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Julie Rudd St. John Fisher College
Blinded By The Light
Heepo, The Space Alien visits Earth
Rochester, NY- What would you do if you had an encounter with an alien? This is a question that doesn’t cross our minds regularly or in my case, at all. While enjoying my night off, I decided to go star gazing. As I was looking above I noticed a very bright star. It started coming closer and closer and I began to think that it was coming straight at me.
As soon as blinked, I realized it wasn’t just a star or a planet or an airplane, but it was a UFO. Once it landed, a strange look alien creature crawled out of it. He introduced himself as Heepo, and he came to earth to discover the world of what we call public relations.
Heepo explained to me why he was so interested in public relations. In his world, they don’t have any thoughts to themselves. Therefore, whatever you are thinking it is automatically put out there. Public relations isn’t possible on his planet. Heepo wanted to know what public relations was and how it’s important in the United States. I answered all of his questions in detail using my WordPress blog. I hope that Heepo will take away from our encounter how amazing public relations is. I gave him two books that I have read during my time in the public relation class at St. John Fisher College. These books include Stuart Ewen’s PR! A Social History of Spin and Tom Kelleher’s Public Relations Online.
Make sure to tell your friends using Twitter or Facebook all about Heepo’s visit. He said he would be back very soon! And if you do see him–let us know!
Ethics and public relations have had an ongoing battle for as long as we can remember. The biggest question, along with when will the world end and how many licks does it take to get to the center of a tootsie pop, is if public relation practices are ethical. We are exposed daily to news moments that we think are unplanned, but potentially could be in the hands of a P.R. professional. The truth is that no one is 100% when something is tainted by a public relations person. That is the whole beauty of public relations. If this seems wrong to you, don’t worry, you’re not alone.
Now who is to tell whether something is ethical or not? It is all in the eye of the beholder, according to Kathy Fitzpatrick author of Ethics In Public Relations: Responsible Advocacy. Fitzpatrick believes in access. She claims that “two interests are dominant in free speech jurisprudence in the United States: the speaker’s right to free expression and the listener’s right to receive information important to informed decision making.”. The company is allowed to have complete access to the people. There are no laws expressing that a public relations professional can not reach an audience with certain practices. We must remember that it is the company’s right to say what they want. It is up to us as the consumers to either believe or brush off what is said.
For an example, lets use blk. beverages. Blk. is water that is naturally turned to black due to the addition of fulvic and humic acid. This company has faced a lot of negative feedback due to the fact that health experts claim there is no need for these extras. Could the additive of these two acids be all in the works of a public relation scheme?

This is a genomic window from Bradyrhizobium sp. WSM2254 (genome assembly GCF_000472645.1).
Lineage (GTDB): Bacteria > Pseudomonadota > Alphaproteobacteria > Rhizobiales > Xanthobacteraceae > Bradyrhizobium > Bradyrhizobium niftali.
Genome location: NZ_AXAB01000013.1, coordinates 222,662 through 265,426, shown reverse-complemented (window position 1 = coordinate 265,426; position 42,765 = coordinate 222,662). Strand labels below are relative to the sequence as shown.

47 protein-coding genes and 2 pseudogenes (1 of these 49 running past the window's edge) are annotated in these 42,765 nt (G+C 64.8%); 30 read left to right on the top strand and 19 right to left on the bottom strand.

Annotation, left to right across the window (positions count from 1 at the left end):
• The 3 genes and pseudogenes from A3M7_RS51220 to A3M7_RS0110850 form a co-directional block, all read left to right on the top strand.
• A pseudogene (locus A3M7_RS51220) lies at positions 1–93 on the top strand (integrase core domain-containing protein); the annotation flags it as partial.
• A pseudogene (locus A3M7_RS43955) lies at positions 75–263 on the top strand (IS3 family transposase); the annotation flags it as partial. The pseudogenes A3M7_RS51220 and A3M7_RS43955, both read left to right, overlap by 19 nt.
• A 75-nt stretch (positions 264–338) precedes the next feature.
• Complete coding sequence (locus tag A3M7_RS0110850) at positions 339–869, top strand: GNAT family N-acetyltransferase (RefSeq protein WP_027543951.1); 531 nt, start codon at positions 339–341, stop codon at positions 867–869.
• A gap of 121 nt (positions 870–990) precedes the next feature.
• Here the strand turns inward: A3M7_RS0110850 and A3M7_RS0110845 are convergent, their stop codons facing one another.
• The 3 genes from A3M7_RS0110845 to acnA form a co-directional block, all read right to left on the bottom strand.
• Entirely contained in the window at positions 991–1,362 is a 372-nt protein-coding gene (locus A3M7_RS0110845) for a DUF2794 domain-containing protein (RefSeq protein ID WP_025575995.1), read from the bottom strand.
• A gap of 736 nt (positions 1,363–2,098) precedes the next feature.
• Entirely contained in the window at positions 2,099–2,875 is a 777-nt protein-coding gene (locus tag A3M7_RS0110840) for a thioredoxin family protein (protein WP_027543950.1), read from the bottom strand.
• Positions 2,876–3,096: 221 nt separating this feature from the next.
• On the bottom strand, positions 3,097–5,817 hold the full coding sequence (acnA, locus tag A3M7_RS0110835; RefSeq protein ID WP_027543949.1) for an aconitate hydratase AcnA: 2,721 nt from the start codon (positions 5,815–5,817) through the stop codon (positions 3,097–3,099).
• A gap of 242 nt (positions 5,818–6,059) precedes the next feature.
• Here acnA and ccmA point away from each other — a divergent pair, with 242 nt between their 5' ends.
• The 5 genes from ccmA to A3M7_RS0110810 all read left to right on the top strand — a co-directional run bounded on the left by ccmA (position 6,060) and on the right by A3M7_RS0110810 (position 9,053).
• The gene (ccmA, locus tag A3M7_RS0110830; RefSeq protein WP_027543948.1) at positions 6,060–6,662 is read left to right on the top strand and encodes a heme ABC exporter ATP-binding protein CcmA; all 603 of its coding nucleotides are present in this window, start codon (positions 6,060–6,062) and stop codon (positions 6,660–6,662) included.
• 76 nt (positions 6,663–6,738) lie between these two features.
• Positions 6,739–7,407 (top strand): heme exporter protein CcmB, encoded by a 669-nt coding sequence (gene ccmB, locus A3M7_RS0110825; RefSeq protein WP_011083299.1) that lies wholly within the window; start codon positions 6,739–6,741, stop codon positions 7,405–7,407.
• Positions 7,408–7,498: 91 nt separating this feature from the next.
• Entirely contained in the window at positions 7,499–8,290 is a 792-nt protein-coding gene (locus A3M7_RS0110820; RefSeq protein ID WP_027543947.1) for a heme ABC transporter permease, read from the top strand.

It’s all up to you whether you want to believe public relations is an ethical practice or not. As the old saying goes, some things are just better left unsaid.
When discussing public relations, it is hard not to mention the name Edward Bernays. He was considered to be the “Father of Public Relations” for reasons such as creating different methods and philosophies that we still use today. Throughout his 103 years of life, he was involved with multiple campaigns that influenced the world of public relations. Without Bernays, the public relations field would not be what it is.
One of the highlights of Bernays career could be the work that he provided for Proctor and Gamble (P&G). He was involved with the company for more than thirty years. Some of the methods he used included community relations, crisis communications, public affairs, and media campaigns to advance P&G’s position.
“Coincidence of public and private interest, of the supremacy of propaganda of the deed over the propaganda of the work, of the desirability of a large corporation assuming constructive leadership in the community.” -Edward Bernays
In an innovative move, P&G hired Bernays in 1923 to promote Ivory soap. He first set out to see if America was interested in a soap like Ivory, a plain white non-perfumed soap. In an unheard of move, he surveyed consumers and found that most preferred such a soap (plain, white, and non-perfumed). At the time, Ivory was the only soap with those features on the market. The results were published in newspapers providing plenty of free positive promotion for P&G. He involved the company with other events to receive more media coverage. These events include a soap yacht race in Central Park, soap carving contests for school-aged children, and plenty of others.
Like said above, Bernays created a contest for school children to carve sculptures out of the soap. For 25 years, the National Soap Sculpture Competition inspired millions of school children to find “creative and artistic expression… Children, the enemies of soap, would be conditioned to enjoy using Ivory.” Sculptures were displayed in many places giving P&G and Ivory soap even more easy media coverage therefore, P&G made this an annual event. Bernays innovative work with Ivory soap created a product base which lasted and, to this day, is still a leading soap.